That’s how the ESV “corrects” Paul’s good Greek grammar to make it good English grammar. The KJV and about a dozen other English translations retain Paul’s order, but most read like the ESV.

Surprisingly, however, here is the NIV: “I and Barnabas.”

Wow! I see no semantic reason for retaining the Greek order of these words, and the NIV places a high priority on using normal English language conventions. Yet here they are more hyper word-for-word than the ESV. What gives?

At any rate, there you have it: Both Paul and the NIV give me permission to put myself first.

I and you will just have to get over it.


Do I really want to read your comments on this one? Share them below if you feel you must.


Save page

Who Is Lording Over Whom? (Matthew 20:25)

Today while studying Greek I encountered an exegetical puzzle. Who is lording over whom in this verse?

“25 But Jesus called them to him and said, “You know that the rulers of the Gentiles lord it over them, and their great ones exercise authority over them. 26 It shall not be so among you.” –Matthew 20:25-26 (ESV)

Here is a more specific question: To whom does the final “them” in verse 25 refer?

  1. To “the Gentiles” (like the other “them” in the sentence)?
  2. Or to “the rulers of the Gentiles”?

(Another detail as you ponder: the “their” at the beginning of the second clause translates οἱ, a plural article that could just as rightly be translated “the.”)

Until today, I have always assumed (1) is the correct answer. That is how the ESV and a host of other English translations read most naturally to my ears. In other words, the translations I scanned seem to generally present the two clauses of of verse 25 as parallel to each other:

(a) “the rulers of the Gentiles lord it over them”
(b) “their great ones exercise authority over them”

By this understanding, both “them”s refer to “the Gentiles.” They are the ones being lorded over in both clauses.

Some translations suggest that either the nouns (rulers/great ones) or verbs (lord it over/exercise authority over) of one or the other phrases may be stronger, but the phrases are still usually presented as parallel.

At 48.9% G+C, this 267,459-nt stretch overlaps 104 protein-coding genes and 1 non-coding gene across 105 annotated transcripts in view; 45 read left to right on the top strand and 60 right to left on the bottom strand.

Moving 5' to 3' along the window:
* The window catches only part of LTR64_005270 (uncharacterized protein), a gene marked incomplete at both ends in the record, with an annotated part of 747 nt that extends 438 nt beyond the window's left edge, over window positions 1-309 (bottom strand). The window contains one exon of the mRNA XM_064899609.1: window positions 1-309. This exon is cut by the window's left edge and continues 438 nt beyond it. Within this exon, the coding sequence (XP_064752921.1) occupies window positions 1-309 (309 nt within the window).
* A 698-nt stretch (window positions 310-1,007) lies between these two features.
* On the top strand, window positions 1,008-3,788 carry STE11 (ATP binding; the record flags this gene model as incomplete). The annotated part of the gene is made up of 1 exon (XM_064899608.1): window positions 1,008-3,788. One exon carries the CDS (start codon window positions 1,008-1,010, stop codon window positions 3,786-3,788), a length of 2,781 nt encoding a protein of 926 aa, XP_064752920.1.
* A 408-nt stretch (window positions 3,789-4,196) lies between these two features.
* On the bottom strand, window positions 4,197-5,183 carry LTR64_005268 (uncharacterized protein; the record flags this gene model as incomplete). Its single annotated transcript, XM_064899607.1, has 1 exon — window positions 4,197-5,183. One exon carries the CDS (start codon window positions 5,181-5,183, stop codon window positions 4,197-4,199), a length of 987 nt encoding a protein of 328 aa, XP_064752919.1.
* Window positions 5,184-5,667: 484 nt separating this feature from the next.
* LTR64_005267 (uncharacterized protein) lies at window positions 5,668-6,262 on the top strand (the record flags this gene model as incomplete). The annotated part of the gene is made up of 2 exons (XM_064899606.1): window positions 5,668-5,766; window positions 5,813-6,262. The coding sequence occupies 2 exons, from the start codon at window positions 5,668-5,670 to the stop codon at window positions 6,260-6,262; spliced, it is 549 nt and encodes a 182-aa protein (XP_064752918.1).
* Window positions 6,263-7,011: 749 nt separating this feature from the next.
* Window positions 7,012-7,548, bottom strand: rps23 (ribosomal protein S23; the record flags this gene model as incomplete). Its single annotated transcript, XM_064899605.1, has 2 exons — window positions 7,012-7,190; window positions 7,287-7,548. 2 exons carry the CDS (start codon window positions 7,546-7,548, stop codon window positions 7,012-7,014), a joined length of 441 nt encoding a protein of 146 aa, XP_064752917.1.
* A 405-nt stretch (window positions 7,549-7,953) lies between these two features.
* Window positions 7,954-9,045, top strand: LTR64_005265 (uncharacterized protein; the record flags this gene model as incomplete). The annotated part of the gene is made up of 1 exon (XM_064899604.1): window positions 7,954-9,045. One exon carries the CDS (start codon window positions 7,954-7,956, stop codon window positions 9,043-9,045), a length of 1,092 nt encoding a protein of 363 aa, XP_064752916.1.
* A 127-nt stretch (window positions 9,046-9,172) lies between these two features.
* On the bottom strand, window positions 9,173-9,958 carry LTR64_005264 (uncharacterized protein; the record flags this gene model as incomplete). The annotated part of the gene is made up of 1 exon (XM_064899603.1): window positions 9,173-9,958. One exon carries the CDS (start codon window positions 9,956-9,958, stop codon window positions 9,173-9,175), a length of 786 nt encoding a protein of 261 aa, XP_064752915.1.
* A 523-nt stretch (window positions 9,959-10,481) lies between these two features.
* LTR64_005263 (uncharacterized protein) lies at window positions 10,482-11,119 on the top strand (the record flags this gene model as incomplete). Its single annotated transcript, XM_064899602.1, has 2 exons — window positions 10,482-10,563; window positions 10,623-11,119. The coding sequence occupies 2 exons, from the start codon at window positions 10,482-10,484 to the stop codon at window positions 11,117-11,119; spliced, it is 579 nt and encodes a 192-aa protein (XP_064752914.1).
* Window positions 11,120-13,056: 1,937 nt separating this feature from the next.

But today I read another translation that suggests something I had never even considered before:

“But Jesus said, ‘You know that the rulers of the Gentiles are lording it over them, and the great ones are lording it over them [i.e., over the rulers].”

That is how Rodney J. Decker translates the verse in his Reading Koine Greek textbook. (Decker, now deceased, was no slouch with Greek.) The bracketed explanation is his, not mine.

According to this interpretation, not only are the Gentiles lorded over, but even their rulers are lorded over by those greater than them.

Now that I have read Decker’s interpretation, I see that the there is no grammatical reason why ESV could not also be read the same way (although the “their” rather than “the” at the beginning of the second clause, though a legitimate translation option, distracts from Decker’s interpretation).

I don’t know whether Decker is right.

If Decker is correct, then Jesus was not only prohibiting individual persons from forcibly ruling over others in his kingdom, but he was also condemning a hierarchy of such rulers. And both have been a problem in the church, right?

To test Decker’s interpretation, I’d want to do several things I don’t have time now to do:

  • Compare this passage more closely with its parallels in Mark and Luke.
  • Investigate whether the word usage of “great ones” suggests a higher position than “rulers.”
  • Investigate whether “exercise authority over” suggests a higher position than “lord it over.” (These do come from two different words, despite Decker’s identical translation.)
  • Learn more about how pronoun references tend to work in Greek.

Either way, the essential message of Jesus is clear: If you are my disciples, don’t lord it over others! That’s not how my kingdom works!

What do you think? Which way have you read this verse? Do you find Decker’s interpretation convincing? Why or why not? Share your insights in the comments below.


Save page